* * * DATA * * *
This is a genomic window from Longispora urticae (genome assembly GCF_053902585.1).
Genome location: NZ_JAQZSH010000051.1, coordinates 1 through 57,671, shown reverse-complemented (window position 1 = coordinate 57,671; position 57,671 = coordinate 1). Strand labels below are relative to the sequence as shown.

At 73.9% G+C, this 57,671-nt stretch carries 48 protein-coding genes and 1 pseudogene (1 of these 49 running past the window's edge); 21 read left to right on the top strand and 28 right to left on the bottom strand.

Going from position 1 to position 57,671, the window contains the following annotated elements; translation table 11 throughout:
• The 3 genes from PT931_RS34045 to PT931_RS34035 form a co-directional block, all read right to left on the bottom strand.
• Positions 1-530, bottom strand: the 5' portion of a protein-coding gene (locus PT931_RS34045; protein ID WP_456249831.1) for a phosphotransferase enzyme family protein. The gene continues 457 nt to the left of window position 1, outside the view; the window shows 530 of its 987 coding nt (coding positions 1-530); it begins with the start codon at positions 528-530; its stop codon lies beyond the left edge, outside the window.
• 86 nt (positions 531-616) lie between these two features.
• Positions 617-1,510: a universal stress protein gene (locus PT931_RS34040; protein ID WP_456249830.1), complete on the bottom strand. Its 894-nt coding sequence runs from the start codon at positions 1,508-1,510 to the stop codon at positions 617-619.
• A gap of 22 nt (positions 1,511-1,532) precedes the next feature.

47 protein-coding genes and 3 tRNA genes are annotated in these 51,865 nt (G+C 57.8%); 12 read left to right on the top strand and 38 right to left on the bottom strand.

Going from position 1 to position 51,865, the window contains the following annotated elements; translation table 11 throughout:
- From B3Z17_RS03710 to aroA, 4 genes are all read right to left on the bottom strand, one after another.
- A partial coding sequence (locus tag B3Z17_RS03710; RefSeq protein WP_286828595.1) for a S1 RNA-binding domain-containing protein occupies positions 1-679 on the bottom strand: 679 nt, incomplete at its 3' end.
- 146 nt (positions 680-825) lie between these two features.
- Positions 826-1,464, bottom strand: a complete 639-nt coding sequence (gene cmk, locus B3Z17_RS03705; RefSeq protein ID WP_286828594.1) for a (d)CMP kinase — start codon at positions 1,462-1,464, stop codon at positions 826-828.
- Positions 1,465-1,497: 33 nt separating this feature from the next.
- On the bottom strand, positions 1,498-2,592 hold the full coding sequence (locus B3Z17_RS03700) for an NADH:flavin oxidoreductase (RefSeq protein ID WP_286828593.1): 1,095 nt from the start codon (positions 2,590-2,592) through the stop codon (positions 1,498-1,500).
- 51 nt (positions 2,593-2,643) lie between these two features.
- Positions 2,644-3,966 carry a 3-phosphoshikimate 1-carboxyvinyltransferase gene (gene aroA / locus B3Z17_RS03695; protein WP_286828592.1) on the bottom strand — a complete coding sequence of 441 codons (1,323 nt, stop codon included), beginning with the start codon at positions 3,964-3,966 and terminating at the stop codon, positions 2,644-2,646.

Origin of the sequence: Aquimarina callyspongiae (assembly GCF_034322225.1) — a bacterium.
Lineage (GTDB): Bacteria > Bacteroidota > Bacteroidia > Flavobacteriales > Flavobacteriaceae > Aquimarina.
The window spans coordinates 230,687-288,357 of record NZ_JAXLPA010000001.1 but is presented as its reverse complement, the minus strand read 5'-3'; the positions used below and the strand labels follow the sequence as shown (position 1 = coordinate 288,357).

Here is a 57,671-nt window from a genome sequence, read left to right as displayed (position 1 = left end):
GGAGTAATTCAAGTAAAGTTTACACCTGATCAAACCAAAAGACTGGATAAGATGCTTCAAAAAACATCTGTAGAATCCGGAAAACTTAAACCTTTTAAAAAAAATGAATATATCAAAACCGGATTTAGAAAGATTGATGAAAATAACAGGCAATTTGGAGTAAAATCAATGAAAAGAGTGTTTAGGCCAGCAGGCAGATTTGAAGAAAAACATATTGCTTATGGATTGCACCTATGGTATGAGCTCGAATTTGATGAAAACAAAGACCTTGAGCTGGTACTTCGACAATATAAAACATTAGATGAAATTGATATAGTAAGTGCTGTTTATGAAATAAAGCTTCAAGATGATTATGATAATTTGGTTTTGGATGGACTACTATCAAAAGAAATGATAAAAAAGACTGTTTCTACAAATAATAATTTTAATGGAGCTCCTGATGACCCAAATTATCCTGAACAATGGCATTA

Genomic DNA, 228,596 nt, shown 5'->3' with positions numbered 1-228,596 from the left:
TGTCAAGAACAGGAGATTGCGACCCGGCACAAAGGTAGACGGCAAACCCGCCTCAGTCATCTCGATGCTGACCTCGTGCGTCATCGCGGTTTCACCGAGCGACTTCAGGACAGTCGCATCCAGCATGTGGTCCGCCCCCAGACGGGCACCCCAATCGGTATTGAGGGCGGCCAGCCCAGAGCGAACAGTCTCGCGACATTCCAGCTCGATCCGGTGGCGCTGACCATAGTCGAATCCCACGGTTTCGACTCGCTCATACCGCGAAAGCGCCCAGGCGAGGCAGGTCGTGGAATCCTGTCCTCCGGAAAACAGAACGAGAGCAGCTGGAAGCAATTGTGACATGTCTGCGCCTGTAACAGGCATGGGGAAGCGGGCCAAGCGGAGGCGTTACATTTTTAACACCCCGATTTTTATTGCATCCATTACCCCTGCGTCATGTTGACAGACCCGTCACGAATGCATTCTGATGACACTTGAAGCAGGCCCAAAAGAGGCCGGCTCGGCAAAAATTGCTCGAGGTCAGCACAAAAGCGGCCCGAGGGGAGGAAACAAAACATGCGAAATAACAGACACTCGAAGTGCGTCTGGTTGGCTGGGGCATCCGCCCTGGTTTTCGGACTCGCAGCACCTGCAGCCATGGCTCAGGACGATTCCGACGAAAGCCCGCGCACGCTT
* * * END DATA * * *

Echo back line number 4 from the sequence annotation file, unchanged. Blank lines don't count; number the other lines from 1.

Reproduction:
Going from position 1 to position 57,671, the window contains the following annotated elements; translation table 11 throughout: